Even in the simplified world of D&D 5E, it's all a bit overwhelming. The player books didn't have a clear step-by-step that I could refer back to. Everything was in separate chapters. Like the night itself, it was a little unorganised. But that seems part of the charm: throwing yourself in, getting lost, and finding your way out again.

Eventually it all started to come together though. I learnt little adages for your bonuses. "Minus 10, divided by 2 rounded down," someone told me.

I've still got to finalise my backstory and reprint out a new, clean character sheet. And I'm not sure if I picked All The Right Things. But almost 30 years on, I've finally been introduced to D&D.

And, more importantly, I'm starting to understand. D&D is like being a kid again. That works for me.


Comments

    You went with a Rogue!
    Sneak attacks yo...

    Thanks for reminding me how much I miss playing DnD etc :(

      Watch this space. I'm still working on it but I've been drafting up an *insert ruleset here* (likely Pathfinder, could be persuaded to D&D of some edition) campaign, hopefully start recruiting by the end of the year on Roll20.

        Groovy. I don't think I ever actually played Pathfinder, in the end. I am also trying to get a local group to play (because I ideally prefer IRL gaming) 40k Rogue Trader adapted to playing as Freebooter Orks.

        Keep me in the loop!

          Will do.

          The Monday Knights™ has been my first Pathfinder experience and I'm loving it (for the last... almost 30 months). It feels just like 3.5, with some streamlining and some expanding. Very enjoyable.

          Yeah my bad that the 40K online stuff wasn't quite clicking for you. I totally understand the preference for IRL gaming but I've found online RPGing to be very flexible for people's schedules.

          Also, love the idea of playing as Freebooters. Hope it goes well!

            Nah, not your fault it didn't click for me! I think I picked the wrong starting character.

        I wish I was in your timezone because I'd be so up for that. I really miss playing Pathfinder. :(

          Hypothetically, if Saturday midday worked for everybody, that'd be Friday evening for you, right...?

            Right now, 7pm PST is Midday the following day in Australian Eastern time so yes. At start of November when we go off Daylight Savings and Australia goes onto it we gain an extra 2 hours overlap so 5pm PST is Midday in AU instead (i.e. more time available).

    I think I'm reading Gnome Chomsky... I *hope* I'm reading Gnome Chomsky.

      Surprised it isnt Gnome Anscky going by the recent tilt to this site

    "Someone has to take the lead in fights. Someone has to patch people up. And someone has to be the “face” of the group and initiate conversations, which ended up being me."
    I disagree with this. Having played for years and DMed for a lot of that time too, i don't think you do need a person to fill any or all of these rolls. In fact it can be interesting to see how a party overcomes such drawbacks when they don't have these traditional roles. In the end it's up to the DM to adjust as needed to make the game fun for everyone.
    If everyone wants to play a wizard, then that's fine, if nobody wants to be a healer, there are ways around it.

      The problem is they don't have the experience to know how to go off the rails without crashing. The beauty of pen and paper RPGs is that you can negotiate with everything, but sticking to the script for a while lets you get a handle on everything rather than interrupting the game every five minutes to figure out how you're going to make what you're doing work.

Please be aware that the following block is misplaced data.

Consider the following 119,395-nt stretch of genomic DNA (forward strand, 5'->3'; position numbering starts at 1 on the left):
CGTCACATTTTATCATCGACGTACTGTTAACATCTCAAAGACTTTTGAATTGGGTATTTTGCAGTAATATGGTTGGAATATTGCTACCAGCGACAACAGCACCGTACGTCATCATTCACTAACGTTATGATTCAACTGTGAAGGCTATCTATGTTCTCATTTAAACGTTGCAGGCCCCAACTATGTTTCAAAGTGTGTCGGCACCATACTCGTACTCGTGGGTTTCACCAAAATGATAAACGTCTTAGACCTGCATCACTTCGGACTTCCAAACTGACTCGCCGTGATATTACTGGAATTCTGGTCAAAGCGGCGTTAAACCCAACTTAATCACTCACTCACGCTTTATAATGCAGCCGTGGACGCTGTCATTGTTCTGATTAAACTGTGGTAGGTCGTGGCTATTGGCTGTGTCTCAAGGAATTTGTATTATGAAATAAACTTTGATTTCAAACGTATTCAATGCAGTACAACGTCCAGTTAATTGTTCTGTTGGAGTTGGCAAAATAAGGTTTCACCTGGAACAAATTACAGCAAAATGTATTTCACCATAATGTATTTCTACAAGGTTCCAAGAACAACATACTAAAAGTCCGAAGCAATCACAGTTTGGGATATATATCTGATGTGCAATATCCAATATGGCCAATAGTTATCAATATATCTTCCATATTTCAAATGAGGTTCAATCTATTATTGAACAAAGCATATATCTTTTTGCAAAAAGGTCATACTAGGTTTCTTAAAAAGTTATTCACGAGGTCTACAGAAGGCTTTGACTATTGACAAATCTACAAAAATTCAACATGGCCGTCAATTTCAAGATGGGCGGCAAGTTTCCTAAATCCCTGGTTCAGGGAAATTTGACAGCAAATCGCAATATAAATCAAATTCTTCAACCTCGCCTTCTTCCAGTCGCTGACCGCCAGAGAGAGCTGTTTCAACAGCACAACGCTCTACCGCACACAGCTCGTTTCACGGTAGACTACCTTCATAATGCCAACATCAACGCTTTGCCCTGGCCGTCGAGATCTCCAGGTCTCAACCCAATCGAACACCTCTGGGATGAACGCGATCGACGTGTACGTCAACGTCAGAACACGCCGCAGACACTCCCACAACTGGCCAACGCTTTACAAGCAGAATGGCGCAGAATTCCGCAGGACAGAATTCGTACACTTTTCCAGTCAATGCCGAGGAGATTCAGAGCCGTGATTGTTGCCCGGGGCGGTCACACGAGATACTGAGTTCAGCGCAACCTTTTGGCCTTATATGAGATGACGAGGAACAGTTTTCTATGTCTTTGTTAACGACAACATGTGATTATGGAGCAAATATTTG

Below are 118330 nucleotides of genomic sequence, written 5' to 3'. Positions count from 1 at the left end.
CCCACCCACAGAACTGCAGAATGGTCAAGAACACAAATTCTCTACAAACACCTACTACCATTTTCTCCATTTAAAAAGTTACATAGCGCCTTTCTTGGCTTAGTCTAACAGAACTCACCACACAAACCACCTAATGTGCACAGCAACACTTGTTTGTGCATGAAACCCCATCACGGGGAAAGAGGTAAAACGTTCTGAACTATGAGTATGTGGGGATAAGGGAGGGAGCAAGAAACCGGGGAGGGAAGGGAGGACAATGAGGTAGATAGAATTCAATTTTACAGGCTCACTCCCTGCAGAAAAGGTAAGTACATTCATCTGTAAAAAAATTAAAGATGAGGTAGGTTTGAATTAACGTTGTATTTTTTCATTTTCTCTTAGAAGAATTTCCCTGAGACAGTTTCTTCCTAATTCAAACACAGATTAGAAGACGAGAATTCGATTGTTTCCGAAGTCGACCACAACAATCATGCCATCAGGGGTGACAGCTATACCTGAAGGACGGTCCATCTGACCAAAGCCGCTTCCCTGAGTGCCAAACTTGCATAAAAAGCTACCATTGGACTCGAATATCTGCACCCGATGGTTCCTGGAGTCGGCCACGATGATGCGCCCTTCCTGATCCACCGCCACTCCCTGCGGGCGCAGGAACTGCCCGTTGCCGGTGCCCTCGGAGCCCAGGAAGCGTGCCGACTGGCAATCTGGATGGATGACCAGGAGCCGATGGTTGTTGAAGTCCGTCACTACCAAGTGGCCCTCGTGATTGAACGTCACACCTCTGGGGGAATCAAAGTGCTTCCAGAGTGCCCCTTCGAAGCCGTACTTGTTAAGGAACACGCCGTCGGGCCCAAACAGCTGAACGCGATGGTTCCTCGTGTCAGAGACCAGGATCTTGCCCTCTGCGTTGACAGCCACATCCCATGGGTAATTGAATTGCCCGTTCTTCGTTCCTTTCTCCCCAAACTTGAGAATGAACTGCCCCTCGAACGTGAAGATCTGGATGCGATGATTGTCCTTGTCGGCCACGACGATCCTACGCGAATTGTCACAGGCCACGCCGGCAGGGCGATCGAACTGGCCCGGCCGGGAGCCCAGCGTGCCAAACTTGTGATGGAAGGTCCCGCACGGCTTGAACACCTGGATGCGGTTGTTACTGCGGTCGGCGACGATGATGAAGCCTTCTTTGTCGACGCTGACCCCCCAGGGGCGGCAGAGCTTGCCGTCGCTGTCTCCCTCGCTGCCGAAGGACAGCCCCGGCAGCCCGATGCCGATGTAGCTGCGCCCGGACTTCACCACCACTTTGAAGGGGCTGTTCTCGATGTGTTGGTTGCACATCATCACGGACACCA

Problem is that so many people get used to this system that they can't think about doing anything different. They'll never strategize in combat, just all rush forward and rely on the cleric to slap them in the back of the head with heals. Even outside combat they're relying on the cleric pulling them up when they fall down from their risking leap. I've seen characters walk into clouds of poison and coming back to me to heal their diseases. What's hilarious is watching these same players freak out the second the healer dies. I've seen players immediately and completely abandon a quest and their current fight the second their healer goes down.

      According to the Angry GM, the problem is that everybody views combat as a DPS race. They go in and try to do as much dice rolling as they can before the enemies roll as many dice against them.

      That was something Alex actually pointed out. But as a beginner campaign maybe it was just a bit safer for everyone considering it's "1,2,3, my first RPG"

      Agree. Definitely possible to play without a healer, it just means the DM has to be a little careful and/or generous with potions or healing wands.

      Also depending on the system you often end up with a 'face' character by accident, by virtue of the fact that several classes (esp. in Pathfinder) have Charisma as a prime stat so they just get conversation bonuses naturally.

      Still, the fact is that Pen & Paper RPGs are at their absolute best when they're at their most absurd. Players massively overreaching and then spectacularly succeeding or failing at something is generally far more entertaining for everyone involved than always being super efficient.

    I used to tabletop alot but not for the last 15 years or so. i will admit i miss it and its organised chaos

    Pun of us. Pun of us.

    Reply fail of us. :S

    Last edited 29/08/16 1:23 pm

      Don't you mean 'Pun-Pun of us'?

      "Pun-Pun grants himself the Wu-Jen spell Giant Size as a spell-like ability at-will. He casts it on his familiar through the Share Spells ability. This increases the viper to colossal size, granting the viper a +32 size bonus to strength. For the average tiny viper, that means his strength score went from 4 to 36. Using the Manipulate Form ability, the viper then increases Pun-Pun's strength score permanently, up to a maximum of 36 (the viper's own strength score). This is not a size bonus to strength. The viper is using the ability of Manipulate Form to increase and decrease a creature's ability score. No bonus is being given.